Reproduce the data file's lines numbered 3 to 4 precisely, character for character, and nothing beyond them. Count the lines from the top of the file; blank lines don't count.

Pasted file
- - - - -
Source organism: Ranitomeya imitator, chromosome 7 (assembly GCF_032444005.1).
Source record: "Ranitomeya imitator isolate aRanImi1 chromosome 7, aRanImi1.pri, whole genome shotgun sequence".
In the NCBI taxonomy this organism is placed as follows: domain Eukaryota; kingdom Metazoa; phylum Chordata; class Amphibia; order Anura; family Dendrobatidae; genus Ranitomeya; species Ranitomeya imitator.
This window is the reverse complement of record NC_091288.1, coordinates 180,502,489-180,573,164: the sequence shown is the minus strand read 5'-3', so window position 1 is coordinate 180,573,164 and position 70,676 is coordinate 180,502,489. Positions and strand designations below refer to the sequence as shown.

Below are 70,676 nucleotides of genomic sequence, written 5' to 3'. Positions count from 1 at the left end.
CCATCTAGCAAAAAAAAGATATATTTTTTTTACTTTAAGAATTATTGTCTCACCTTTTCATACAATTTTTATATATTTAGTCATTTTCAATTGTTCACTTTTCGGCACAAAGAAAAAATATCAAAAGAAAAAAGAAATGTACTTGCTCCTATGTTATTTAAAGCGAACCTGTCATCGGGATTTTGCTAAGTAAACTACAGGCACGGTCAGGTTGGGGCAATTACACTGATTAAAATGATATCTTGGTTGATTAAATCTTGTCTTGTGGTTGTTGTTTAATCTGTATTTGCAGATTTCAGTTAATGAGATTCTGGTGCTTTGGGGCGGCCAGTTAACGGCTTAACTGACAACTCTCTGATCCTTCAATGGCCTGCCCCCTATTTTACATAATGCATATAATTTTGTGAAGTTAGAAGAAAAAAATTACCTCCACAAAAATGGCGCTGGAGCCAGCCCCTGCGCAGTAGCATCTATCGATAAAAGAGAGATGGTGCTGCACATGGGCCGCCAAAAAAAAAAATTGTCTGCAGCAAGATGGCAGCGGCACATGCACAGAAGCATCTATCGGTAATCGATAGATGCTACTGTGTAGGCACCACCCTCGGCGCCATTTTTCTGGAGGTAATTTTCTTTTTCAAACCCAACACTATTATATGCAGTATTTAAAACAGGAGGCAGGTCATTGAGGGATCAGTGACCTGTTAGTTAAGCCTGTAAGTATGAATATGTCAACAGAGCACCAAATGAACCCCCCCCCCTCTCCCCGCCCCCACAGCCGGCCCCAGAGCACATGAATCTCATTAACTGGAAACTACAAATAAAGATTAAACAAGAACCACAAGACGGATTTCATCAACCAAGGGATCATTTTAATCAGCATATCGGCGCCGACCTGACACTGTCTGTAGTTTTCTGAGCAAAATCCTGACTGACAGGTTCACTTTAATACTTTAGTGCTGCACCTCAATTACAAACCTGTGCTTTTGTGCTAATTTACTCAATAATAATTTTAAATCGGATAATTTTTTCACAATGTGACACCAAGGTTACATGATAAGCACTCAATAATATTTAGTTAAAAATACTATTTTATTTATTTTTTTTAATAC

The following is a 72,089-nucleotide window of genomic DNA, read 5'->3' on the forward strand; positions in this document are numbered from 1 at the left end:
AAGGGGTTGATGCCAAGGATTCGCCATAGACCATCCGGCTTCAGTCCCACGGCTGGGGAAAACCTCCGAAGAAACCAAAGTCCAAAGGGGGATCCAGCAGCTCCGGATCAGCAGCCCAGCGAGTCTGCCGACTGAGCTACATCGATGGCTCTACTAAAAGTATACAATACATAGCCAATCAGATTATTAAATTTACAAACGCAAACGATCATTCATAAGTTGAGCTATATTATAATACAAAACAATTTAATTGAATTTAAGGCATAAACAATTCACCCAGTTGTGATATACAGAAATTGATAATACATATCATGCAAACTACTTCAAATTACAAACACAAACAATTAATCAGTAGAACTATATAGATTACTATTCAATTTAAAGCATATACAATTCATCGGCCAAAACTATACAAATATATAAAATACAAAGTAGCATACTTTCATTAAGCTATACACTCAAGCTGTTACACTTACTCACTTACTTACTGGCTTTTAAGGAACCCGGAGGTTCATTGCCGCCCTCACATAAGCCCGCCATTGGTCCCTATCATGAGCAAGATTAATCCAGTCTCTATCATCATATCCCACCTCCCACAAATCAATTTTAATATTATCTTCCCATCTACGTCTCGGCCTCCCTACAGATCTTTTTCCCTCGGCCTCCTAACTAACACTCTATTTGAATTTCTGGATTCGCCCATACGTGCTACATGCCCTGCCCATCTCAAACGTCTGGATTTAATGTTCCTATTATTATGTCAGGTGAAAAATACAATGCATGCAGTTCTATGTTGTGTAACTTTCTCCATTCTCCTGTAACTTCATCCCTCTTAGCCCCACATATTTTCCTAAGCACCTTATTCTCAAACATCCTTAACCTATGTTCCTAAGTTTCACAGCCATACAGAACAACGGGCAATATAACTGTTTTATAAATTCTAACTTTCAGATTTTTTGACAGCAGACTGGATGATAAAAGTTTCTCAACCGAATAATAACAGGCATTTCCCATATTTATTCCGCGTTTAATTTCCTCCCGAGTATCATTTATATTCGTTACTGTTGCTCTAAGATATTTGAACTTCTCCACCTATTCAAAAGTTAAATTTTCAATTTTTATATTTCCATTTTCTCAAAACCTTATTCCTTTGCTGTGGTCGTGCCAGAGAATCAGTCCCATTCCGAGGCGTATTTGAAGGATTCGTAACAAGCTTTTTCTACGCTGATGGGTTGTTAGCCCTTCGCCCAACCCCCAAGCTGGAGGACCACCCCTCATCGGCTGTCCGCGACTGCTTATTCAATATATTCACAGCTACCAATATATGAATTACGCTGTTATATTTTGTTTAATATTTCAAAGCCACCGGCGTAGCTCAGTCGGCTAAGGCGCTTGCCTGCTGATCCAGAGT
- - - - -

In the NCBI taxonomy this organism is placed as follows: domain Eukaryota; kingdom Metazoa; phylum Chordata; class Amphibia; order Anura; family Dendrobatidae; genus Ranitomeya; species Ranitomeya imitator.
This window is the reverse complement of record NC_091288.1, coordinates 180,502,489-180,573,164: the sequence shown is the minus strand read 5'-3', so window position 1 is coordinate 180,573,164 and position 70,676 is coordinate 180,502,489. Positions and strand designations below refer to the sequence as shown.